Life. Sometimes it feels light, bouncy and fun, other times it can feel heavy, fatiguing and overwhelming. There can be so many reasons for the latter, from the overloading of information and duties onto ourselves, to the hyperconnected way in which we now live with our digital lives, to pressures from the outside world whether imagined or real, to pressures we put upon ourselves, to suddenly being faced with life changes, to interpersonal conflict.
We want to survive and we want to thrive, and to do both there are powerful research-backed resilience and well-being strategies we can rely on. One such strategy for resilience, well-being and good mental health is getting around people, people that help you to feel positive emotions. People you have positive relationships with can help lift you out of heavy times. The more weighed down you feel, the heartier the dose of ‘people power’ you’ll need, and the longer you’ll need to maintain an ongoing dose until you feel light, bouncy, fun and free again. We’re starting to talk more about mental health and well-being and in that arena there are a number of effective remedies that really stand out to me, all of which I cover with research in my new book Anxiety Free, things like physical exercise (cardio, strength training and yoga), nature, mindfulness, and positive relationships. Positive relationships, however, is the one that we don’t hear quite so much about just yet, but – as you can probably imagine – I added a chapter dedicated to relationships in both Resilient Me and Anxiety Free because relationships can be a source of stress, anxiety, resilience and calm.
From a bird’s-eye view, positive relationships help us to live longer, happier and healthier (Waldinger, 2015). On a day-to-day level, people you have positive relationships with, can:
- help buffer you from pain,
- help give you a new perspective on challenges,
- help you to raise your self-image from falsely negative to realistically positive,
- help you to regain self-compassion when you’re being overly critical towards yourself,
- help you to believe in yourself,
- help you to work out and implement solutions,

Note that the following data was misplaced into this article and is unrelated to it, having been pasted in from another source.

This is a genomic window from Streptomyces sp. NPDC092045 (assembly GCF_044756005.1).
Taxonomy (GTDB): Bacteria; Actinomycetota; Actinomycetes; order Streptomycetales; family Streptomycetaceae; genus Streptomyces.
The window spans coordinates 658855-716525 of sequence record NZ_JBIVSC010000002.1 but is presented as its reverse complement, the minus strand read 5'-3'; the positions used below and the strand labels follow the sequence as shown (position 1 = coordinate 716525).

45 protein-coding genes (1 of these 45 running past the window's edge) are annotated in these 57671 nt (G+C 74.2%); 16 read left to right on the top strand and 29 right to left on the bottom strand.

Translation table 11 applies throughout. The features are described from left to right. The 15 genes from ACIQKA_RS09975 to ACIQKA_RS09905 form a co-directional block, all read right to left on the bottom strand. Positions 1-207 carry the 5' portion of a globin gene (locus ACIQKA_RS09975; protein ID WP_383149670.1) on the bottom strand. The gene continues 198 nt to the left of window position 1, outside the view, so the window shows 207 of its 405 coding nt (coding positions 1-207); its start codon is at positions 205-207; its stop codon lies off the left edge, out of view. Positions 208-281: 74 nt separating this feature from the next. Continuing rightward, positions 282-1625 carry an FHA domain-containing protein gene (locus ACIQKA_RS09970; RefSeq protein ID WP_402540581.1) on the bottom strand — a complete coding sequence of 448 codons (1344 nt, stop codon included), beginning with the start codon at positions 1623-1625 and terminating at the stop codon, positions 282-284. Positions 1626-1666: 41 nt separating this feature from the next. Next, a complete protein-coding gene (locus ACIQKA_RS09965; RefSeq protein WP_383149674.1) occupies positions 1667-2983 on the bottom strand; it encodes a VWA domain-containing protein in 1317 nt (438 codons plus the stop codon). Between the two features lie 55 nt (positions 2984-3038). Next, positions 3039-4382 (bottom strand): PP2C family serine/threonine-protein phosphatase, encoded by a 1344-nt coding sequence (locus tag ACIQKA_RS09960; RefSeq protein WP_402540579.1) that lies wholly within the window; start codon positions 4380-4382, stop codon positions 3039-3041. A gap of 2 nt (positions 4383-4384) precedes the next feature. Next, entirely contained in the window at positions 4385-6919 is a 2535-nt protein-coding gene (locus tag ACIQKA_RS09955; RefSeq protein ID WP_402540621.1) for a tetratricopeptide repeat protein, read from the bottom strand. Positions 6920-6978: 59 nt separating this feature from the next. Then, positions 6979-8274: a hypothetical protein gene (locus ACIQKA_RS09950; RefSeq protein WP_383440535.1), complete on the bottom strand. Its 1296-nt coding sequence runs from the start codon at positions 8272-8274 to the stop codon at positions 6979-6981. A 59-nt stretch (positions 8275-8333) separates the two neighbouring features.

- help you to replenish your resilience when you have obstacles to confront,
- help you to feel connected, and thus safer, when you feel lonely,
- and show you how you add to their life, too.
Positive relationships are healing and exhilarating. So, use positive relationships for a quick pick-up me up resilience boost, and use positive relationships when you need to calm your brain down and regain your optimism.
3 Well-Being Tips:
♥ Socialising with family and friends is an effective happiness-building technique (Quoidbach et al., 2015) so ask your friends if they want to meet up, whatever day of the week it is. Though you may not typically socialise wth friends on a Monday evening, for example, it can provide a great start to your week, much like attending a motivational seminar, or a business networking meeting. And it doesn’t need to be glamorous or exciting to the world, just the two of you – connecting, soothing and elevating each other.
♥ If your family and friends are busy, meet with other humans. Whether you seek out a one-off class (cookery, pottery, dance) or attend a meet-up group as a one-off, or continue to attend frequently, getting around other humans can be very beneficial. Consider this: loneliness and isolation, even just subjective feelings of loneliness and isolation, can shorten your lifespan as much as obesity can (Holt-Lunstad et al., 2015).
♥ We gain happiness and resilience from giving (Aknin et al. 2015; Alessi, 2016). Even when we’re facing great hardships ourselves, giving to others can help us to maintain resilience, so when you feel knocked sideways or you feel sore, be sure to factor in some time where you help others as this can boost your own mental well-being and inner strength.
Spending time around loving, or even just pleasant, people is a powerful and effective mental health and happiness boost. When you need uplifting and re-energising, spend time in the company of the good people in your life or out there in the world, and know that you may require multiple doses until you feel light and free enough to continue on the next leg of your journey (life).
Aknin, L. B., Broesch, T., Hamlin, J. K. and Van de Vondervoort, J. W. (2015). ‘Prosocial Behavior Leads to Happiness in a Small-Scale Rural Society’. Journal of Experimental Psychology: General, 144(4): 788–95.
Alessi, E. J. (2016). ‘Resilience in sexual and gender minority forced migrants: A qualitative exploration’. Traumatology, 22(3): 203–13.
Holt-Lunstad, J., Smith, T. B., Baker, M., Harris, T. and Stephenson, D. (2015). Loneliness and Social Isolation as Risk Factors for Mortality: A Meta-Analytic Review. Perspectives on Psychological Science, 10(2):227–37.
Quoidbach, J., Gross, J. J. and Mikolajczak, M. (2015). ‘Positive Interventions: An Emotion Regulation Perspective’. Psychological Bulletin, 141(3): 655–93.
Waldinger, R. (2015). ‘What Makes a Good Life? Lessons from the Longest Study on Happiness’, USA: TED Conferences.
Available at: http://www.ted.com/talks/robert_waldinger_what_makes_a_good_life_lessons_from_the_longest_study_on_happiness/transcript?language=en